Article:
I avoided writing a word about the Sacramento relocation and arena saga since the moment David Stern confirmed that Kings co-owners George, Joe and Gavin Maloof had discussions with Anaheim officials during this past regular season's NBA All-Star Weekend.
It wasn’t because I was disinterested or wasn’t constantly searching the web for any kind of update. Even though I live nearly 3,000 miles away from Sacramento, the thought of the team I’ve followed since I was kid moving to another city and changing its name, and the owners turning their backs on the community that had supported the Kings through thick and thin—and there has been plenty of thin—for 26 years, just seemed unfathomable.
It was partly because I didn’t want to get caught up in overanalyzing every esoteric quote or unconfirmed rumor until I heard an official announcement. But it was mostly because I’m superstitious, and couldn't bring myself to write what I had truly felt.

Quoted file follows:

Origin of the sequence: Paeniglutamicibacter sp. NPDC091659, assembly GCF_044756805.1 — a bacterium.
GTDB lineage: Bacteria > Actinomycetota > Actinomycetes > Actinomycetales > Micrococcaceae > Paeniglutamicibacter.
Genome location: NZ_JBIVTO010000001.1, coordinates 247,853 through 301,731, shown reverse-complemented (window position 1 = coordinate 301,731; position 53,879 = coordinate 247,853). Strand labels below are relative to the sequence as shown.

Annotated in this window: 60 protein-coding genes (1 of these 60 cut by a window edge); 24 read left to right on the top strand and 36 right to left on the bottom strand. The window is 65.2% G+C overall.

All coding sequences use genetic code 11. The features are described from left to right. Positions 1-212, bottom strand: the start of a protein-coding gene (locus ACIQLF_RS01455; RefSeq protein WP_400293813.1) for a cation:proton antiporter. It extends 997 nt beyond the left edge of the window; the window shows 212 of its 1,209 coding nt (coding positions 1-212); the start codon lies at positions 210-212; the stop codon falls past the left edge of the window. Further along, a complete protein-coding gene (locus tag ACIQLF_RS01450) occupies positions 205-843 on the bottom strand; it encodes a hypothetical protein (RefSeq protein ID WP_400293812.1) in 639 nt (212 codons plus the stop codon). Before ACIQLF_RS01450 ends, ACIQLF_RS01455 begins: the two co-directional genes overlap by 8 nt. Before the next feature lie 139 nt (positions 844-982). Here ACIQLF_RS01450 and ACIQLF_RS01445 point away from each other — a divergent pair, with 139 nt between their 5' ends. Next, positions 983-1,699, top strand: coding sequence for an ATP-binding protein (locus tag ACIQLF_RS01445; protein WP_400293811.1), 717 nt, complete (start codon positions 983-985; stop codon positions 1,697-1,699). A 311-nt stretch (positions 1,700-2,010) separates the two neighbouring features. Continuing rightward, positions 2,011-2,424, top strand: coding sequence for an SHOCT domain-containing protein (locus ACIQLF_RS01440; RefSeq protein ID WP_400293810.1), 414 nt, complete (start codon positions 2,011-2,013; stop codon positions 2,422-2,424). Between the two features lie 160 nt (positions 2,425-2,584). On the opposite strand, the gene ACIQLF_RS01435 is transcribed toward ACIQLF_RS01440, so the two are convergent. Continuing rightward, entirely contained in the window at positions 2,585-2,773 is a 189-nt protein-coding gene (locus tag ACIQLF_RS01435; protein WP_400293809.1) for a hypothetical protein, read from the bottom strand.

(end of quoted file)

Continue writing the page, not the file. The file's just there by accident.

Even while it almost seemed like a foregone conclusion that the Kings would be relocating following long-time broadcasters Jerry Reynolds and Grant Napear's tear-jerking farewell after the team’s season finale, deep down, I never thought the Kings would go anywhere. Call it blind faith or naïveté, but I honestly never believed it would happen.
The day after the Kings’ final game of the season, the Maloofs and Sacramento Mayor Kevin Johnson presented their cases to the NBA Board of Governors at the St. Regis hotel in New York. When I stopped by the hotel to merely snap a quick photo, reporters from the Sacramento CBS, NBC and ABC affiliates rushed to interview me after seeing my Kings jacket.
Each one asked me the same discouraging question: “Do you still think Sacramento has any chance of keeping the team?” I told them that I remained optimistic, and felt that much like on the court, where the Kings came back from a 20-point deficit against the defending champions the previous night, we, as fans, always have to keep hope alive.
Still, in the weeks that followed, the ongoing emotional rollercoaster made it difficult for anyone to feel overly excited or dejected for long. One minute, the Maloofs were issued $75 million in bonds from the Anaheim City Council to facilitate a move to the Honda Center and filed trademarks for the (bad) name “Anaheim Royals." The next minute, Mayor Johnson’s plan for a new arena and announcement of a potential new owner in billionaire Ron Burkle blew away the Board (which was a good thing).